'The best books, reviewed with insight and charm, but without compromise.'
- author Jackie French

Sunday 29 August 2010

Review: When Dad Was a Teenager

Title: When Dad Was a Teenager

Author: Mini Goss

Illustrator: Mini Goss

Publisher: Black Dog Books, $16.95 RRP

Format: Softcover

ISBN: 9781876372361

For ages: 6-12

Type: Picture Book

About: Nothing like a little sentimentality to upturn the corners of the mouth. The subtleties of this bright, giggle-inducing book may be lost on the very young, but they’ll no less enjoy barrelling into the past to witness the life of Dad pre-… well – pre-Dad.

For young children, it’s hard to fathom that parents and grandparents were once also kids and teens themselves – they’ve just always been Dad or Mum or Granny. This fun book by the talented Mini Goss takes readers back in time to the late 1970s when Dad was an early teen. You see, Dad was not always bald. He used to have hair back then.

He also had a penchant for hair gelled spikes, an ├╝ber messy room, parachute silk tracksuits (OMG, how embarrassing), videos and super high tech walkmans. Basically, he was just like a modern day teen with all the new mod-cons and desire to be cool, only it all looked so tragic back then – and kids and adults alike will just adore the total cringe factor, especially older readers (and – sorry Mum and Dad – I mean old).

Goss has written a humorous storyline in the voice of Dad’s reminiscing children, and has filled each double page spread with a riot of illustration, cataloguing the trend of the day through the late 70s to mid 80s, showcasing an eyefest of hilarity and relatability that will have parents guffawing and reliving the memories with their kids… although I defy you to explain those parachute pants, thankyouverymuch MC Hammer.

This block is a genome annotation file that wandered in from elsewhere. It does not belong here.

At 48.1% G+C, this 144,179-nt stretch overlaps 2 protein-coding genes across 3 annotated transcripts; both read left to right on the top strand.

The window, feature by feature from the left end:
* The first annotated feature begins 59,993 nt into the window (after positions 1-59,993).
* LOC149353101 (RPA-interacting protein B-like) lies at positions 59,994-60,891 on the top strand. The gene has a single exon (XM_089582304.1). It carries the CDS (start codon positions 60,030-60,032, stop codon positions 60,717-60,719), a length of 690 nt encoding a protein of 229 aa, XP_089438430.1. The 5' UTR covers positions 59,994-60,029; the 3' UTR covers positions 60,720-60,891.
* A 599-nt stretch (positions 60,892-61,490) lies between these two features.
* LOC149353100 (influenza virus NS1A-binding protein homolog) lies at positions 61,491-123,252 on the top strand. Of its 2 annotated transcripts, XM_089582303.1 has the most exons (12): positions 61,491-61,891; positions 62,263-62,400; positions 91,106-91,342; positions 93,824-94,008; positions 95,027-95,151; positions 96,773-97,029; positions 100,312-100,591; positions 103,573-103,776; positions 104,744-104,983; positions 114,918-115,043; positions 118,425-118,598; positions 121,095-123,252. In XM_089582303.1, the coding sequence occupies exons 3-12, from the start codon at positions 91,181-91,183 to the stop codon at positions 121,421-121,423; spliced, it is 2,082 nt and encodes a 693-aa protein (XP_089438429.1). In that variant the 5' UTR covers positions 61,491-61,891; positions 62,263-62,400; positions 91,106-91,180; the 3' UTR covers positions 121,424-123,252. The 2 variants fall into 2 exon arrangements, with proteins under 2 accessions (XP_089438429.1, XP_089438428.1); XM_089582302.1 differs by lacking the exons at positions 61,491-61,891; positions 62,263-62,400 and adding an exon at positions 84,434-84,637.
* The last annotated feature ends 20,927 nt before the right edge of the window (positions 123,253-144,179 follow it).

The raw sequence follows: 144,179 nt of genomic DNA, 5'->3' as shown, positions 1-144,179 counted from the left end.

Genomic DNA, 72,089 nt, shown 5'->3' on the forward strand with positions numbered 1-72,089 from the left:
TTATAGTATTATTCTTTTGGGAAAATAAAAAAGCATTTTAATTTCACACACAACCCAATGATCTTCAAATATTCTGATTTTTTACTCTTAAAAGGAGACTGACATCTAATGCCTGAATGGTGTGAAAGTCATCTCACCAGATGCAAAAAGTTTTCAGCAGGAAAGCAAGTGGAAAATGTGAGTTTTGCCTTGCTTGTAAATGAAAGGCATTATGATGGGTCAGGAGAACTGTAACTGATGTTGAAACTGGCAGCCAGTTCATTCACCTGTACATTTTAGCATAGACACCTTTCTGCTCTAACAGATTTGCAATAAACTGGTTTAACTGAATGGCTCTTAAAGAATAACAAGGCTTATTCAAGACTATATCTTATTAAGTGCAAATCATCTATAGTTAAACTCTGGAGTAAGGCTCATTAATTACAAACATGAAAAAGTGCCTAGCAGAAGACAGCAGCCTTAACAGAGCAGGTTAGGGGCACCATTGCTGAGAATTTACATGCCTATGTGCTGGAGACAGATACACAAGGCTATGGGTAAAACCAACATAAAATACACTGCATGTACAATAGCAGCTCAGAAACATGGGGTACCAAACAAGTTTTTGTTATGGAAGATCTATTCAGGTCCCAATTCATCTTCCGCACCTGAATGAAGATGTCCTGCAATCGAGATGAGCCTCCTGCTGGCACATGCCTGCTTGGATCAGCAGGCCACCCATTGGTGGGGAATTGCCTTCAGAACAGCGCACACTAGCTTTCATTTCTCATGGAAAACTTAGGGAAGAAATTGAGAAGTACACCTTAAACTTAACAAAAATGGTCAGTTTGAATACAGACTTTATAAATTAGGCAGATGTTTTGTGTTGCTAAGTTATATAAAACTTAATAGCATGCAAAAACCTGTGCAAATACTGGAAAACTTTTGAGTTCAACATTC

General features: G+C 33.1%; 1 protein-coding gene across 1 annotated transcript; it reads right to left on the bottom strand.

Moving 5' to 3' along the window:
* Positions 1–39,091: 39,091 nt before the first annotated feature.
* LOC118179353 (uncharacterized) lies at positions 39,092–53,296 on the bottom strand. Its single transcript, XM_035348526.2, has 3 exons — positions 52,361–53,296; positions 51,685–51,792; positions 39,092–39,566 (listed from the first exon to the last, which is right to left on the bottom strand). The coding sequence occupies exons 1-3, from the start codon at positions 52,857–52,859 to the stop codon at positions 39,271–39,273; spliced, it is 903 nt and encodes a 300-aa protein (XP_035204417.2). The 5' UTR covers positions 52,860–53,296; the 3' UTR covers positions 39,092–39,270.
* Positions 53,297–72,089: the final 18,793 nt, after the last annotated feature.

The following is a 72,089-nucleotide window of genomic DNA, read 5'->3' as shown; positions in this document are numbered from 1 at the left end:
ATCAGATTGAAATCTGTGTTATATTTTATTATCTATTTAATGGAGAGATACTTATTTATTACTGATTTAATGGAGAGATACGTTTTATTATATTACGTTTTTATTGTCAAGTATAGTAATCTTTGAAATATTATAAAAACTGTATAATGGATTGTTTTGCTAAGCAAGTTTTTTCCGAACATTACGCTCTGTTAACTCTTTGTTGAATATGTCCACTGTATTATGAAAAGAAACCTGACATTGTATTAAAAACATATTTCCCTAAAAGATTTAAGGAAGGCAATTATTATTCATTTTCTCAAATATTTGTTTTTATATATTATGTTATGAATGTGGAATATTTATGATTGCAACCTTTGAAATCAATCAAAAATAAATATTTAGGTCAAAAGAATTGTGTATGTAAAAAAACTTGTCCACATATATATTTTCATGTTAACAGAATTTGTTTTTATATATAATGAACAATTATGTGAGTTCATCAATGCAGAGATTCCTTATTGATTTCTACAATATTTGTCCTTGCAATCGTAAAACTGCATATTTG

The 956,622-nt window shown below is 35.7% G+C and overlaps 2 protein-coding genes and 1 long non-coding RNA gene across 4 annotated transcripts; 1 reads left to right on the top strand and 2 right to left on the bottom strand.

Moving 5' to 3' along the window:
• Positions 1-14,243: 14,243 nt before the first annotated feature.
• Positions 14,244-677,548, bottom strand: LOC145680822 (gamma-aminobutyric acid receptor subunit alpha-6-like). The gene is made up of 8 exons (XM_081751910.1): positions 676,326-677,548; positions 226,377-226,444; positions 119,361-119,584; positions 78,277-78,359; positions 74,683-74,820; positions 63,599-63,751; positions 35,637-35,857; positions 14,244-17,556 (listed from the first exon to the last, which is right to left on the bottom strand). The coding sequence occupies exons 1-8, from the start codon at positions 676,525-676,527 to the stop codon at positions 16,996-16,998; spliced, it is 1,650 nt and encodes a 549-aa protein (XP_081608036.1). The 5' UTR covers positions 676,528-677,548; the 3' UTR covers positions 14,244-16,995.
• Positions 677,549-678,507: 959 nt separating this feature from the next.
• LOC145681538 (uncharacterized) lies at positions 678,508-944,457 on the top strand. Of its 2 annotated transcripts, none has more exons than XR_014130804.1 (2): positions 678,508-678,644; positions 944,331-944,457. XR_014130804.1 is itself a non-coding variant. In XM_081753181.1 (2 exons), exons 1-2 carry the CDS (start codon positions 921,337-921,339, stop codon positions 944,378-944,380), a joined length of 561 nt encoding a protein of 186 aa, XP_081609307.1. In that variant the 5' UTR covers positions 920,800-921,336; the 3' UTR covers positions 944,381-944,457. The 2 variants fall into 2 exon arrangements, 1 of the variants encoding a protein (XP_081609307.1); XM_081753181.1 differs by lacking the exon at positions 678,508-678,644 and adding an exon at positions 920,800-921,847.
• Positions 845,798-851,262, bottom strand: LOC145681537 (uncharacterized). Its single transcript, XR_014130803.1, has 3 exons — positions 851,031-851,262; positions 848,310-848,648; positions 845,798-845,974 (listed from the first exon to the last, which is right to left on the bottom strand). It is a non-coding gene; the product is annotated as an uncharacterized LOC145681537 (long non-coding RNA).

Each page features a line from a song of that year, from Devo to Cyndi Lauper, Wham, Olivia Newton John and The Police, which will also get you humming a tune and heading straight to youtube with the kids in tow. If you search the pages carefully, you’ll spot a catalogue of icons endemic to each year from Dynasty and Woman’s Day to teddy bear biscuits, Garfield and Cabbage Patch dolls.

Despite the hilarity and fun of this book, there is a subtle undercurrent that clearly reminds us that adults were once rule-breaking, over-sleeping, cool-seeking teens, too. And that regardless of the changes in high-tech gizmos and music, some things never change.

Note: kids can look out for the guinea pigs hidden on each page of the 80s.

Author website

This book is available online